Research Stories for Introductory Psychology / Edition 3

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This is a unique collection of readings, retelling stories of 32 research studies in the field of psychology.

In order to think critically, you need to know that the findings of psychology are tightly laced to the methods. It is with this premise that Research Stories for Introductory Psychology begins. The unique collection of readings retells stories of key research that explain the very foundation of the discipline. Chapters are organized to correspond with those of nearly every introductory text, making it a strong supplemental text. Research Stories for Introductory Psychology can also be used in place of a more traditional book or in conjunction with additional paperback books.

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Product Details

  • ISBN-13: 9780205520657
  • Publisher: Pearson
  • Publication date: 12/12/2007
  • Series: Pearson Custom Library: Psychology Series
  • Edition description: New Edition
  • Edition number: 3
  • Pages: 352
  • Sales rank: 400,407
  • Product dimensions: 5.90 (w) x 8.90 (h) x 0.70 (d)

Table of Contents


Chapter 1 — Oh Rats!

Incorporating the research of Kim, Kalynchuk,, Kornecook, Mumby, Dadgar, Pinel, and Weinberg, “Object-Recognition and Spatial Learning and Memory in Rats Prenatally Exposed to Ethanol”

Chapter 2 — Psychics and Scientists

Incorporating the research of Wiseman, West, and Stemman, An Experimental Test of Psychic Detection”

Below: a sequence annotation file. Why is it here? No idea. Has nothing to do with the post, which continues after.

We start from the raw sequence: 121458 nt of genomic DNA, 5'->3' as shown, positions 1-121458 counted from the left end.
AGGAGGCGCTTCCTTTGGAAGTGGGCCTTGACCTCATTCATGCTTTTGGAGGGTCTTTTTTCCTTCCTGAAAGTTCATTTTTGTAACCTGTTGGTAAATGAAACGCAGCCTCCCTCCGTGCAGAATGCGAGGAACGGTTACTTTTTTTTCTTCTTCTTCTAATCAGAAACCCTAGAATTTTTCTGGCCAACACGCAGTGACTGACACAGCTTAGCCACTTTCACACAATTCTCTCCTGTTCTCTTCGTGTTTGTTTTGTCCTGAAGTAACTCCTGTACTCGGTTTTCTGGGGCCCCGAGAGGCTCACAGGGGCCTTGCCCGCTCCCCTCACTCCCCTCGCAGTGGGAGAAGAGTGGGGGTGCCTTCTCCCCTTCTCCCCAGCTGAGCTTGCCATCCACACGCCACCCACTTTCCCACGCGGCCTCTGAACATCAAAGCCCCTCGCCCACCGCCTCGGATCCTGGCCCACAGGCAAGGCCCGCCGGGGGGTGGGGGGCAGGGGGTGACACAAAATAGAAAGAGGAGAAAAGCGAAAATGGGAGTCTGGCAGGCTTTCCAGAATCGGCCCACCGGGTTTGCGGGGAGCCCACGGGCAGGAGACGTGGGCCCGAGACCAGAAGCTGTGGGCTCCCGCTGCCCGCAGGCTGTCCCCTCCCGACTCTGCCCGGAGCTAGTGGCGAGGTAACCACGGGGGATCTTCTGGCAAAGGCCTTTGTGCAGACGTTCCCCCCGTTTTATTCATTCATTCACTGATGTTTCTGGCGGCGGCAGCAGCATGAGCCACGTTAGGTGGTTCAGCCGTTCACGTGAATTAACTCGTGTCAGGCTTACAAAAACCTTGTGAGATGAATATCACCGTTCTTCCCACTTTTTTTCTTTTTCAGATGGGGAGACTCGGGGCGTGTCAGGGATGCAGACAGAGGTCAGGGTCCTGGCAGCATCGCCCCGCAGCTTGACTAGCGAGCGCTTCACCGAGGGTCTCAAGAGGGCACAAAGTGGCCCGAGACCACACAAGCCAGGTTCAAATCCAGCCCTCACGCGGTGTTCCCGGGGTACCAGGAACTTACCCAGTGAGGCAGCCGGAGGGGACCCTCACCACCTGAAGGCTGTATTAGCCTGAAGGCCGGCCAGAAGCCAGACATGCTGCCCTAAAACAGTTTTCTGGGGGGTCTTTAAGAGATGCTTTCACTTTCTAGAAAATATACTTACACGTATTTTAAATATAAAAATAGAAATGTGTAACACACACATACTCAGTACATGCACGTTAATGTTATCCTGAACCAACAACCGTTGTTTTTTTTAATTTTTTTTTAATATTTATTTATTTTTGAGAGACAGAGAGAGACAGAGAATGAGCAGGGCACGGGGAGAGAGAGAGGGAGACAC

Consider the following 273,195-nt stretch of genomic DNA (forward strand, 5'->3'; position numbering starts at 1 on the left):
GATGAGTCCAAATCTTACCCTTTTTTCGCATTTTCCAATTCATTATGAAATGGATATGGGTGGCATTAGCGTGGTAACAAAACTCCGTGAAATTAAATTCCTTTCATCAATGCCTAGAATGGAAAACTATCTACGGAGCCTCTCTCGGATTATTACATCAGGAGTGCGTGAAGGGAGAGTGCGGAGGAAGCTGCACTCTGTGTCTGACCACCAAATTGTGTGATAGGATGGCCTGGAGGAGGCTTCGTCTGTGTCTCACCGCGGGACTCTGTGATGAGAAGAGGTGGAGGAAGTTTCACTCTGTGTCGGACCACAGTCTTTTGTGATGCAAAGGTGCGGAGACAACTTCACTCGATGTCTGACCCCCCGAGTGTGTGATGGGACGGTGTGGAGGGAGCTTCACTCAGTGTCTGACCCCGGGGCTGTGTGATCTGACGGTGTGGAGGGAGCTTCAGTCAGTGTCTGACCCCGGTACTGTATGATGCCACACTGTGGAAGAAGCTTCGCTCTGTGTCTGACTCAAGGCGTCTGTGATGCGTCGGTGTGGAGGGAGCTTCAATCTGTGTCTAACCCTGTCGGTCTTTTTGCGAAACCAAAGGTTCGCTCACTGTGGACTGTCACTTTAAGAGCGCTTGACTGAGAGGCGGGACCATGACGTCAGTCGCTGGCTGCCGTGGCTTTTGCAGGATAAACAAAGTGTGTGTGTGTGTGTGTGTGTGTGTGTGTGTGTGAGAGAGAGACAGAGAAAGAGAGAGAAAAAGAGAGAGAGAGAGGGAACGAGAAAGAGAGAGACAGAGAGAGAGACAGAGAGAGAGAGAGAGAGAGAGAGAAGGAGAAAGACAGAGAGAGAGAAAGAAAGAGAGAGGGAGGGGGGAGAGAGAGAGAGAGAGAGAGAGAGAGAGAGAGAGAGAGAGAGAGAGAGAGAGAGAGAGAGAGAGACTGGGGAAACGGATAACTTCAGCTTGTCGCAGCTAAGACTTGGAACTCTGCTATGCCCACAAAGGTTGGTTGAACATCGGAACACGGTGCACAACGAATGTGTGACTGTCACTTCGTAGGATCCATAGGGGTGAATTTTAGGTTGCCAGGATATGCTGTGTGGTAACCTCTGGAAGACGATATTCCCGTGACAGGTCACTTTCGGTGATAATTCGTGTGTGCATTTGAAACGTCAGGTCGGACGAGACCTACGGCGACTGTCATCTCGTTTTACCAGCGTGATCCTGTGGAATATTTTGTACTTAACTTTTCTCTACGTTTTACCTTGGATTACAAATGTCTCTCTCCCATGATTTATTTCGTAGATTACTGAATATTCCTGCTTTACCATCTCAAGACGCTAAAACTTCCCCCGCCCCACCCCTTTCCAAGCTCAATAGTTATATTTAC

Chapter 3 — You’re Driving Me Crazy

Incorporating the research of Deffenbacher, Lynch, Oetting, and Yingling, “Driving Anger: Correlates and Test of State-Trait Theory”


Chapter 4 — Zipping Up the Genes

Incorporating the research of Bouchard and McGue, “Genetic and Rearing Environmental Influences on Adult Personality: An analysis of Adopted Twins Reared Apart”

Chapter 5 — The Nose Knows

Incorporating the research of Thornhill and Gangestad, “The Scent of Symmetry: A Human Sex Pheromone that Signals Fitness?”


Chapter 6 — Being Sick of the Hospital

Incorporating the research of Bovbjerg, Redd, Maier, Holland, Lesko, Niedzwiecki, Rubin, and Hakes, “Anticipatory Immune Suppression and Nausea in Women Receiving Cyclic Chemotherapy for Ovarian Cancer”

Chapter 7 — Yoking Smoking

Incorporating the research of Roll, Higgins, and Badger, “An Experimental Comparison of Three Different Schedules of Reinforcement of Drug Abstinence Using Cigarette Smoking as an Exemplar”

Chapter 8 — I Do!

Incorporating the research of Dowrick and Raeburn, “Self-Modeling: Rapid Skill Training for Children with Physical Disabilities”


Chapter 9 — The Wolf in Sheepdog’s Clothing

Incorporating previously unpublished observations of Shaffer and Tinbergen. Adapted from research presented in Shaffer, “Man Bites Dog”

Chapter 10 — Now You See It, Now You Don’t

Incorporating the research of: Luo, Baillargeon, Brueckner, and Munakata, “Reasoning about a Hidden Object after a Delay: Evidence for Robust Representations in 5-month-old Infants”

Chapter 11 — Adolescents Will Be Adolescents

Incorporating the research of Wainright and Patterson, “Delinquency, Victimization, and Substance Use among Adolescents with Female Same-sex Parents”


Chapter 12 — Kids Say the Darndest Things

Incorporating the research of Leichtman and Ceci, “The Effects of Stereotypes and Suggestions on Preschoolers’ Reports”

Chapter 13 — Flash in the Pan

Incorporating the research of Lee & Brown, “Delay Related Changes in Personal Memories for September 11, 2001”

Chapter 14 — They Don’t Look the Same to Me